Absolutely says Laura McBrown of G&B Electronic Designs. Technology can change people’s lives; women just need to understand this to get stuck in and make a difference.
I am genuinely concerned that women will not be attracted into manufacturing and onto our boards of directors unless we challenge popular beliefs and breakdown the stereotypes held by society. Don’t get me wrong, I believe in fair and merit-based selection, but, in my experience, a more diverse group offers a broader range of ideas and achieves a more successful result. We are all responsible for nurturing the engineering talent pool, but how are we going to get the results we need?
We’ve made progress; the EEF’s third report on Women in Manufacturing shows an increase from 19 to 23 per cent regarding female representation on the boards of FTSE 100 manufacturing companies since 2013. Sadly the number of women holding executive board positions has remained largely unchanged at around eight per cent.
Back in the early noughties, on my first day studying electronic engineering, I was surprised to be the only girl on my course. Today, despite initiatives such as the ‘Your Life’ campaign, which aims to double the proportion of women taking undergraduate engineering and technology degrees, we are still struggling to attract women into these careers – but why is this such a difficult task?
A caring profession
I believe we have missed a glaringly obvious point, something so fundamental to women that unless we address it, numbers are not going to increase to the levels we need. Women’s values tend to include caring for others, quality of life and the importance of relationships. Many women are drawn to careers in nursing, beauty and human resources that resonate with those feminine values to take care of, and do something for, others. If we want to attract more women into engineering, we need to demonstrate the feminine traits of our industry. In fact, that is why I am in engineering.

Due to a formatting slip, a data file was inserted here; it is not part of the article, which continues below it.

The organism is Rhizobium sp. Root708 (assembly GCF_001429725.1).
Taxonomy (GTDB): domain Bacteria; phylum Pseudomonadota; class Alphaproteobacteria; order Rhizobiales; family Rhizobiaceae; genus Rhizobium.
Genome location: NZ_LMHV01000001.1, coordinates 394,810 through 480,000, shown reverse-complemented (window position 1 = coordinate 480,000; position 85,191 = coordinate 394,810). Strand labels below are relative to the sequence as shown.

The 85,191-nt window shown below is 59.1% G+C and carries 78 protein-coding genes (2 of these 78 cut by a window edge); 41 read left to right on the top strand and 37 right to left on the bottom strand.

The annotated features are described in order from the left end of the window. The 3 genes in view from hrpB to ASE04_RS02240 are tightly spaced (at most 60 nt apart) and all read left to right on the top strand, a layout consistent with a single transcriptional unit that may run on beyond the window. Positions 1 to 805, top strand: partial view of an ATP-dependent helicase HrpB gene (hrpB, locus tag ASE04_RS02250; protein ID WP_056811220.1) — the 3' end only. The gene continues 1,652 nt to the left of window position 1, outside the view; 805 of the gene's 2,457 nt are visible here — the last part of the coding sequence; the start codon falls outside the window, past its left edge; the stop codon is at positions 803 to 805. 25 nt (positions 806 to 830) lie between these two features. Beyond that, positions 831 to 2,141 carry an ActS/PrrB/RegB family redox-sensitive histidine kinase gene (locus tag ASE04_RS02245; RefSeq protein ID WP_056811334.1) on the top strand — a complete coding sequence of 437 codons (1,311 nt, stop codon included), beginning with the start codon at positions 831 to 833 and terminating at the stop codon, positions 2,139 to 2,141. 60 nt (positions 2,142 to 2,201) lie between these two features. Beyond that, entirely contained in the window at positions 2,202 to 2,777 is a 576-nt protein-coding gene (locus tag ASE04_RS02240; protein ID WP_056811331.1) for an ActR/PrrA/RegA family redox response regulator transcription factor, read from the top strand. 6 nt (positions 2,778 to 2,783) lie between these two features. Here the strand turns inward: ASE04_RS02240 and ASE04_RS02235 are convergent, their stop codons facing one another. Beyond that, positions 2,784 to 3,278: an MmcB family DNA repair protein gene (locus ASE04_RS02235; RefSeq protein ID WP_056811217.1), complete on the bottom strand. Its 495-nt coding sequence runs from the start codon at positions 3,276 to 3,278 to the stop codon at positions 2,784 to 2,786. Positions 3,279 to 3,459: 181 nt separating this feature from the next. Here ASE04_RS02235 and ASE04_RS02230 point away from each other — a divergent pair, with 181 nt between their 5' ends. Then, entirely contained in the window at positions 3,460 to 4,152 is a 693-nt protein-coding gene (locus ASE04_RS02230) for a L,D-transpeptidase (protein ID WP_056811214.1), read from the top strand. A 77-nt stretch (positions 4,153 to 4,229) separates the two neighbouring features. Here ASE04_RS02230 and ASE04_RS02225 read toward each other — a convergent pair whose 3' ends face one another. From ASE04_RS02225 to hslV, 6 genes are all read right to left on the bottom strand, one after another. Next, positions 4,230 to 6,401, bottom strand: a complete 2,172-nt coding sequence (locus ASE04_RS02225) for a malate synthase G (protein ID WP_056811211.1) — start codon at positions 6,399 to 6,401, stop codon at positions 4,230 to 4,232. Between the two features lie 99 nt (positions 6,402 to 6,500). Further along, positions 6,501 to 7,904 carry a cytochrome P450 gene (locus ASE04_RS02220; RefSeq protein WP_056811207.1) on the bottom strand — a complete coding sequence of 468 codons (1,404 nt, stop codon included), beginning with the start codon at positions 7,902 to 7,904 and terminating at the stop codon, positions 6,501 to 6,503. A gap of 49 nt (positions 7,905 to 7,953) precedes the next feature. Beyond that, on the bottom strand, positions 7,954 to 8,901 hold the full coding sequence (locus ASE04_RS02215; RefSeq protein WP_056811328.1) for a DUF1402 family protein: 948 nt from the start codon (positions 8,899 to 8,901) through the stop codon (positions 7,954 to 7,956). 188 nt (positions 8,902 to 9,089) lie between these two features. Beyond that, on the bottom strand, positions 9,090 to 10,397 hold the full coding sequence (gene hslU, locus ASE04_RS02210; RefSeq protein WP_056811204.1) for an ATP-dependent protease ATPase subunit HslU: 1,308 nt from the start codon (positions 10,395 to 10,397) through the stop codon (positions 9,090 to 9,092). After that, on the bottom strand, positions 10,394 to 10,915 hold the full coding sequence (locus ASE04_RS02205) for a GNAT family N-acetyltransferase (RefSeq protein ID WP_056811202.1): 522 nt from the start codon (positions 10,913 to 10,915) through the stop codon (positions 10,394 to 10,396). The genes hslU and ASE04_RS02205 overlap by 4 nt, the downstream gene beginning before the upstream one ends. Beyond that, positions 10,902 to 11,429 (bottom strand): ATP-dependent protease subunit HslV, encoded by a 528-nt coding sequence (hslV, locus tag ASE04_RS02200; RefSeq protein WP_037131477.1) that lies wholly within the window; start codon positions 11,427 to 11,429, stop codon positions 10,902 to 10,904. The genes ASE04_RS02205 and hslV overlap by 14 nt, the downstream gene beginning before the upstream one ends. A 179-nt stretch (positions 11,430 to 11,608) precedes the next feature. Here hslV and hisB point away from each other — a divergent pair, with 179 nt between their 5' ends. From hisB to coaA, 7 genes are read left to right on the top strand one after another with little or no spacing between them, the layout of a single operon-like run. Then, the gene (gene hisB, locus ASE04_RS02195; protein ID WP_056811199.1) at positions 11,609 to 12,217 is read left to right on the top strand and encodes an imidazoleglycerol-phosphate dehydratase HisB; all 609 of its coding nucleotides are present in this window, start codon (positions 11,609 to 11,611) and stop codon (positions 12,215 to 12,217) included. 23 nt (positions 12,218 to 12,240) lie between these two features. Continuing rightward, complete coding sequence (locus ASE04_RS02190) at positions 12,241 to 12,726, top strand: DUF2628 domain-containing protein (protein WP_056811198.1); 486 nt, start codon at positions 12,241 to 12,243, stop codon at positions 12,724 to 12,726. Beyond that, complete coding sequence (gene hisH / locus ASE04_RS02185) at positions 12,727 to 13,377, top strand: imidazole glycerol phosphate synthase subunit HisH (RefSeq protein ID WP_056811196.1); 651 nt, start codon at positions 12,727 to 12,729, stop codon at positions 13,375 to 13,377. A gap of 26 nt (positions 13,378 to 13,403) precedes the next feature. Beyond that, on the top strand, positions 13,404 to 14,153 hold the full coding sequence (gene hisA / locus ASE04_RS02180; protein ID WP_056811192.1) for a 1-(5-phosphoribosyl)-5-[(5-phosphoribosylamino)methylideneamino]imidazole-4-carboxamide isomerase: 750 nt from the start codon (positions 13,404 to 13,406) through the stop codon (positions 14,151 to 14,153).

My motivation to run an electronics company is one of my best friends, Sandra. Sandra fought hereditary breast cancer like a true warrior. She watched her mum and grandmother pass away from the disease and she was determined to beat it for her two beautiful daughters, aged three and five. Sadly, Sandra lost her battle and we are all afraid for her two girls. Sandra was unable to have a breast scan because the breast tissue of young women is too dense.
I run an electronics company that specialises in taking medical devices to market and have been approached by a company developing the technology to offer breast scans to young women. We have the skills to help and if we do there is a good chance that Sandra’s two girls will not suffer the same fate as their mother. We have the opportunity to make a difference and because we can, I shall do everything in my power to make sure that we do.
Contribute to technology
You only have to look at the race for life campaign to see how many women want to make a difference. Perhaps some of those women could take it further and contribute something to the technology.
Engineering needs more women; their contribution is immensely valuable. They need to step up and we as an industry have a responsibility to get out there and explain why. Maybe then we will see the results we are looking for.